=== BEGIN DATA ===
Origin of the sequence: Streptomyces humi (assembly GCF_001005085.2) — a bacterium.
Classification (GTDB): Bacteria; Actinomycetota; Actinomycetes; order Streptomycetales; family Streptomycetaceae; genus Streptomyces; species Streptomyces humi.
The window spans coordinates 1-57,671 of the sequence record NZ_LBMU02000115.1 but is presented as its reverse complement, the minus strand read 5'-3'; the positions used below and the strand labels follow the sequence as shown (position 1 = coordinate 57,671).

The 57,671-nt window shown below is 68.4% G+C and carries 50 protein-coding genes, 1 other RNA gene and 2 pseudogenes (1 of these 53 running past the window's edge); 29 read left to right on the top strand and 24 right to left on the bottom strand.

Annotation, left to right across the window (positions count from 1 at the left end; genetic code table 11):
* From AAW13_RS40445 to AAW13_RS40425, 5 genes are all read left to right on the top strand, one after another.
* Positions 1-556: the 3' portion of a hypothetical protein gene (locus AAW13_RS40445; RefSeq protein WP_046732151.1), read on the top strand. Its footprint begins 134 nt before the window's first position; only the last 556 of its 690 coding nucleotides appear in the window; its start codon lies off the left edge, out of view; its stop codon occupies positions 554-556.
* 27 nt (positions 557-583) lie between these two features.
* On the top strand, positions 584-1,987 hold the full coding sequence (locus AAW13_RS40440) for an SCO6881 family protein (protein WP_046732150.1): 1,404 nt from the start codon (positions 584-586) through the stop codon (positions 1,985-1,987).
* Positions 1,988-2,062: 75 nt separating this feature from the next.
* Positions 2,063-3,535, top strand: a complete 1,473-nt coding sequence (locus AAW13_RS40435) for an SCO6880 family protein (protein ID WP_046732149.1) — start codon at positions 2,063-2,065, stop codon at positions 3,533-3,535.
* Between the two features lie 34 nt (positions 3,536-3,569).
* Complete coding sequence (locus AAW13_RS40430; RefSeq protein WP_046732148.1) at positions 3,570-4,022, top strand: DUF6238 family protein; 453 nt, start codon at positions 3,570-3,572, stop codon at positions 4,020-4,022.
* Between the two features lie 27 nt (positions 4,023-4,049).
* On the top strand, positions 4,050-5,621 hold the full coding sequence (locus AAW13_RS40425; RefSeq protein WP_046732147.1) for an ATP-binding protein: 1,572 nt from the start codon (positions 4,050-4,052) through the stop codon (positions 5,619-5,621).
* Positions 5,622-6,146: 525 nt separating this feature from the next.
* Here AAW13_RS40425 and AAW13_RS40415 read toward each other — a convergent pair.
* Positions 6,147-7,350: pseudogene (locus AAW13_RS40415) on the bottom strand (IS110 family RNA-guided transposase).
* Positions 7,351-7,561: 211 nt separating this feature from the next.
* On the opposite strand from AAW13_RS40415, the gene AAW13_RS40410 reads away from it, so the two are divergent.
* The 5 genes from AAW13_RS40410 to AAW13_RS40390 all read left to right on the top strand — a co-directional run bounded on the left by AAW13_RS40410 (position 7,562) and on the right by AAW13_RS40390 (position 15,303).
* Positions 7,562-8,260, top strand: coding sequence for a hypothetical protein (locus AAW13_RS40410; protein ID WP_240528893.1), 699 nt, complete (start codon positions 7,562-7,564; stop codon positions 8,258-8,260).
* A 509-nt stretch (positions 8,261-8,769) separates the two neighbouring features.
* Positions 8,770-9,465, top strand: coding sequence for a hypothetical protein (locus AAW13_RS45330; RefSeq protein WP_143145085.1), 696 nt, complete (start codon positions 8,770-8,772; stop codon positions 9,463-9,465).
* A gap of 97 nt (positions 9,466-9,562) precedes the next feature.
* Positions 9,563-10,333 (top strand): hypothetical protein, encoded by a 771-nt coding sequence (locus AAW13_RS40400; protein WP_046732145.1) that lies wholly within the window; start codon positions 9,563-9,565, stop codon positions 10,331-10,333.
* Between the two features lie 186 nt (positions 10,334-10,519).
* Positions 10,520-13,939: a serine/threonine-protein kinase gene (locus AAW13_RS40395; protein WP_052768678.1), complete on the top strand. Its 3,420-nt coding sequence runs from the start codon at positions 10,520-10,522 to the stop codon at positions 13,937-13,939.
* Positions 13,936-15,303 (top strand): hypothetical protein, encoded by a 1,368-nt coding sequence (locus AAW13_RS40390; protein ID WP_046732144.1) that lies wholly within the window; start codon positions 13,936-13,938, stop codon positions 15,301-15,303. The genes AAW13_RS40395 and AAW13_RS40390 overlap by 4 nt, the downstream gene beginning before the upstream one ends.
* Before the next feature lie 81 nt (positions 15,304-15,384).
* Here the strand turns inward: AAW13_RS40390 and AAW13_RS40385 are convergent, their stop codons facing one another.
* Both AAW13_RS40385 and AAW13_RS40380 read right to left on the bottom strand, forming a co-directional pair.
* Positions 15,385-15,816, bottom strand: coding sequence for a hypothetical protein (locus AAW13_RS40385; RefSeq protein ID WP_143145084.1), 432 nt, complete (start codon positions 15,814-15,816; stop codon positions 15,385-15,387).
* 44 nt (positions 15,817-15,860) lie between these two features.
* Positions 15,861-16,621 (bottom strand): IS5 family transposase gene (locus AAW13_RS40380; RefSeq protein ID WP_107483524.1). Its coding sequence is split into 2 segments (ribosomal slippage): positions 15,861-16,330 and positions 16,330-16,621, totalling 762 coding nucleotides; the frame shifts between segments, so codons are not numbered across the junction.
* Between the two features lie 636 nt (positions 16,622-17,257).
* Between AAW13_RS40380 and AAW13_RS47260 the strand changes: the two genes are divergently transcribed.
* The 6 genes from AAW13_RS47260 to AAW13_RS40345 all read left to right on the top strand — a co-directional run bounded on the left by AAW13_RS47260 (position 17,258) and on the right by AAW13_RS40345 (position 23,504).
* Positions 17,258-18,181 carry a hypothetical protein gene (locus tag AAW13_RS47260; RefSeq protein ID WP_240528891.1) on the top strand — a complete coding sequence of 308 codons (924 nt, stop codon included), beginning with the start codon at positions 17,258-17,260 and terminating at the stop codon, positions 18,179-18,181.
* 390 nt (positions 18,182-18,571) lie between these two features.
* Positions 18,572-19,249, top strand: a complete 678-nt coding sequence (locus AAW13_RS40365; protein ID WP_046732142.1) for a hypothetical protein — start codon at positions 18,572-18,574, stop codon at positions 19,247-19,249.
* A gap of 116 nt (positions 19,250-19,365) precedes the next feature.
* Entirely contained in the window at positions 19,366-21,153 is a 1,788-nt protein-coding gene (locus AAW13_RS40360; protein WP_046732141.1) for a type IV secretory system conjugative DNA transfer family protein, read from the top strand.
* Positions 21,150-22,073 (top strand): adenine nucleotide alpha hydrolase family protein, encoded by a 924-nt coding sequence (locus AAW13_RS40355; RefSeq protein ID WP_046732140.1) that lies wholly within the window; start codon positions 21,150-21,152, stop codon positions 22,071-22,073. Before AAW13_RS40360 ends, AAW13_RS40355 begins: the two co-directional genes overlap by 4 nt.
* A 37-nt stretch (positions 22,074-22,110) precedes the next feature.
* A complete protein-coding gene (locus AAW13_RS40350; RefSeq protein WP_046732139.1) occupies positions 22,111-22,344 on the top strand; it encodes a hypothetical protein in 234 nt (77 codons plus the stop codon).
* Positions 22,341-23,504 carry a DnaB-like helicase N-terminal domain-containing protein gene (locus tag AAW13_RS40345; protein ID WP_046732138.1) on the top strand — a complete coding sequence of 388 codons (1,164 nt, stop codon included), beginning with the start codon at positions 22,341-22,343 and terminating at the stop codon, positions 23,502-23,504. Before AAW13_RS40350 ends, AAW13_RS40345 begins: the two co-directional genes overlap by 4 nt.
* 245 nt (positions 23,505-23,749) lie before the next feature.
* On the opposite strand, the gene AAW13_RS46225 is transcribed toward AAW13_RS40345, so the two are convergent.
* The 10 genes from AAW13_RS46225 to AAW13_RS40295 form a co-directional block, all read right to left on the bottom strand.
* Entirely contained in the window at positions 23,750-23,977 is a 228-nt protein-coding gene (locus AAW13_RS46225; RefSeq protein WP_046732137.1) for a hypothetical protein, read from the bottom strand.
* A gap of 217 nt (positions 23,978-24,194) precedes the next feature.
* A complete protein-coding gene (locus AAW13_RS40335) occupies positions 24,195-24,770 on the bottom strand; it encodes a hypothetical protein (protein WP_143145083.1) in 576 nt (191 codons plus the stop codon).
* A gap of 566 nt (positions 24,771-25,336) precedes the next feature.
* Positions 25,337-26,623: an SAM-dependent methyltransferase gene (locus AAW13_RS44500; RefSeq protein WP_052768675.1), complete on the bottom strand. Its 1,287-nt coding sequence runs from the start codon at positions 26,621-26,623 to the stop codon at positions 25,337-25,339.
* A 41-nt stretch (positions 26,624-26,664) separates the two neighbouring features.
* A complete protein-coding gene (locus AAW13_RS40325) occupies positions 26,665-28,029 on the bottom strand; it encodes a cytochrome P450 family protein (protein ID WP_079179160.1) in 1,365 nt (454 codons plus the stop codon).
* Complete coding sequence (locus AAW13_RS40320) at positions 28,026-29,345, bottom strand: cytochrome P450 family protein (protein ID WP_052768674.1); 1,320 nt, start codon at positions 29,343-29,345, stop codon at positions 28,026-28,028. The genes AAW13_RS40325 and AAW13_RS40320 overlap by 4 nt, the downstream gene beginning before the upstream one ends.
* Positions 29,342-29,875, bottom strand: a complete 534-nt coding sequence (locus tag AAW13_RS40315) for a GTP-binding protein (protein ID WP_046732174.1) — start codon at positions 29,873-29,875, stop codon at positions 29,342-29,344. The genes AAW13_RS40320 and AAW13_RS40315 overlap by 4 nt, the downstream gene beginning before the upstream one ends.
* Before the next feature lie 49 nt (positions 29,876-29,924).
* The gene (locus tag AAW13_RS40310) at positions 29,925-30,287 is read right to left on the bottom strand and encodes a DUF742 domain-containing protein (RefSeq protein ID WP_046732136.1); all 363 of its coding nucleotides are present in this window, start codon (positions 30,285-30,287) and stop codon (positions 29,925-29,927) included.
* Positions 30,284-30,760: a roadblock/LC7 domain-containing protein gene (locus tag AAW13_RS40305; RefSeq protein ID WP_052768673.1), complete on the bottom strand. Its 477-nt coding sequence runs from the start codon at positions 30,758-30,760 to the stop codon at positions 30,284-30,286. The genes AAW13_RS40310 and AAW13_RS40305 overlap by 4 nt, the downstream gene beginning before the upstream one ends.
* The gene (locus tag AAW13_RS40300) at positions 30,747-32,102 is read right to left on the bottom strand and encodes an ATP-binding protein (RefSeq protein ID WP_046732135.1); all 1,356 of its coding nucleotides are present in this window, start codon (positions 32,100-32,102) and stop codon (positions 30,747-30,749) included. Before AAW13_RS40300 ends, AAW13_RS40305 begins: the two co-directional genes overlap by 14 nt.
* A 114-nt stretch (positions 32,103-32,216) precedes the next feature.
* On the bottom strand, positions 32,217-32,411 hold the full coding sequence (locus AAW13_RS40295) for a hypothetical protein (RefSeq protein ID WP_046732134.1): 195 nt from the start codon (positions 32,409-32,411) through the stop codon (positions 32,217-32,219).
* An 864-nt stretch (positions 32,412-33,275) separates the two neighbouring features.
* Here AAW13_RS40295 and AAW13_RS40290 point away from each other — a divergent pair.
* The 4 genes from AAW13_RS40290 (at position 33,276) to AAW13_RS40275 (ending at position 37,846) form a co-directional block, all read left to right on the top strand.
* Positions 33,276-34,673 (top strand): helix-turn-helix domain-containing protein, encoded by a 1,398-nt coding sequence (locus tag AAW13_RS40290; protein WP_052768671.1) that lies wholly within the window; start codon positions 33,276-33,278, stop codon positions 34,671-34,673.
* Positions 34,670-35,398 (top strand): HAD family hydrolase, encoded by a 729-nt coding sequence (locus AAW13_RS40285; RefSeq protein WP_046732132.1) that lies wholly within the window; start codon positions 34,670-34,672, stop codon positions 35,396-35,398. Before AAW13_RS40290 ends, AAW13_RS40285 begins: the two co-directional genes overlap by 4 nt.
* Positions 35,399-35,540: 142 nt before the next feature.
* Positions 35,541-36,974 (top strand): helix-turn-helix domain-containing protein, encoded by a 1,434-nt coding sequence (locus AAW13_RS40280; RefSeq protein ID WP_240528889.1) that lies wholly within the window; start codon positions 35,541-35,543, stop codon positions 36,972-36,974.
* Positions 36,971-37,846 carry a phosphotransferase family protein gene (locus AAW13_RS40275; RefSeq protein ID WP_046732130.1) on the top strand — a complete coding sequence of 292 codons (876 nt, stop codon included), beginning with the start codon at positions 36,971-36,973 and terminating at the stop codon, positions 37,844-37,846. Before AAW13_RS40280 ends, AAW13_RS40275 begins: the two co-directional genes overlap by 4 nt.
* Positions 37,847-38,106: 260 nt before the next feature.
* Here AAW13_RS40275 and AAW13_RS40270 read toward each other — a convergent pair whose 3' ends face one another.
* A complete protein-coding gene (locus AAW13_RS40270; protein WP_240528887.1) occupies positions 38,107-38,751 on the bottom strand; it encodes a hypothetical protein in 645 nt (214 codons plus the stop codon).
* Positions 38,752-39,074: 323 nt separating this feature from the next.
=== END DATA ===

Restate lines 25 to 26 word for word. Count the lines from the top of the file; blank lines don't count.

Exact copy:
* A gap of 97 nt (positions 9,466-9,562) precedes the next feature.
* Positions 9,563-10,333 (top strand): hypothetical protein, encoded by a 771-nt coding sequence (locus AAW13_RS40400; protein WP_046732145.1) that lies wholly within the window; start codon positions 9,563-9,565, stop codon positions 10,331-10,333.